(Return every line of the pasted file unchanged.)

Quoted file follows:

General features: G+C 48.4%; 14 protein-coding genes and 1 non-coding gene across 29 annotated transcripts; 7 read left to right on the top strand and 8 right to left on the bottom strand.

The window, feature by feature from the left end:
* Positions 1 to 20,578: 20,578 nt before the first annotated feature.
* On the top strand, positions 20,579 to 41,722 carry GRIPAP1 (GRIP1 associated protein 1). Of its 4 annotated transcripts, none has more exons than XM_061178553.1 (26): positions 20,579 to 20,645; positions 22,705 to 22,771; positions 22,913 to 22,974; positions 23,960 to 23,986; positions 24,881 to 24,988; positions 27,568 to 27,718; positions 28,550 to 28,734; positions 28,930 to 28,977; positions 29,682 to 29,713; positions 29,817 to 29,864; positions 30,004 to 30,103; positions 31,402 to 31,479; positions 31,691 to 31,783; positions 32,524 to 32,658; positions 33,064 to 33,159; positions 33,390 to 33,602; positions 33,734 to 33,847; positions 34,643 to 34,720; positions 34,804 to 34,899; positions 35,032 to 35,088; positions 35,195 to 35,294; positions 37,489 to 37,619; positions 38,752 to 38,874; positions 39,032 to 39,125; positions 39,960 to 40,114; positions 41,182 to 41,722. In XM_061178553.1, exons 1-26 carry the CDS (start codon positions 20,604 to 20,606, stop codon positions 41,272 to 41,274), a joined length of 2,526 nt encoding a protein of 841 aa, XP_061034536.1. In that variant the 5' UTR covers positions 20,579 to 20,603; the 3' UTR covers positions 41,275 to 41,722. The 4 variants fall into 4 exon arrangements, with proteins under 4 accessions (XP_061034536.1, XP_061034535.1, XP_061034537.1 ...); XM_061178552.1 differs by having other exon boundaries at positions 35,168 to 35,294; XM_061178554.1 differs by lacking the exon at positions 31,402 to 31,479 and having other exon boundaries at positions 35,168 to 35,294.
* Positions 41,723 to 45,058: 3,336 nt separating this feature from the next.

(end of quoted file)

General features: G+C 48.4%; 14 protein-coding genes and 1 non-coding gene across 29 annotated transcripts; 7 read left to right on the top strand and 8 right to left on the bottom strand.

The window, feature by feature from the left end:
* Positions 1 to 20,578: 20,578 nt before the first annotated feature.
* On the top strand, positions 20,579 to 41,722 carry GRIPAP1 (GRIP1 associated protein 1). Of its 4 annotated transcripts, none has more exons than XM_061178553.1 (26): positions 20,579 to 20,645; positions 22,705 to 22,771; positions 22,913 to 22,974; positions 23,960 to 23,986; positions 24,881 to 24,988; positions 27,568 to 27,718; positions 28,550 to 28,734; positions 28,930 to 28,977; positions 29,682 to 29,713; positions 29,817 to 29,864; positions 30,004 to 30,103; positions 31,402 to 31,479; positions 31,691 to 31,783; positions 32,524 to 32,658; positions 33,064 to 33,159; positions 33,390 to 33,602; positions 33,734 to 33,847; positions 34,643 to 34,720; positions 34,804 to 34,899; positions 35,032 to 35,088; positions 35,195 to 35,294; positions 37,489 to 37,619; positions 38,752 to 38,874; positions 39,032 to 39,125; positions 39,960 to 40,114; positions 41,182 to 41,722. In XM_061178553.1, exons 1-26 carry the CDS (start codon positions 20,604 to 20,606, stop codon positions 41,272 to 41,274), a joined length of 2,526 nt encoding a protein of 841 aa, XP_061034536.1. In that variant the 5' UTR covers positions 20,579 to 20,603; the 3' UTR covers positions 41,275 to 41,722. The 4 variants fall into 4 exon arrangements, with proteins under 4 accessions (XP_061034536.1, XP_061034535.1, XP_061034537.1 ...); XM_061178552.1 differs by having other exon boundaries at positions 35,168 to 35,294; XM_061178554.1 differs by lacking the exon at positions 31,402 to 31,479 and having other exon boundaries at positions 35,168 to 35,294.
* Positions 41,723 to 45,058: 3,336 nt separating this feature from the next.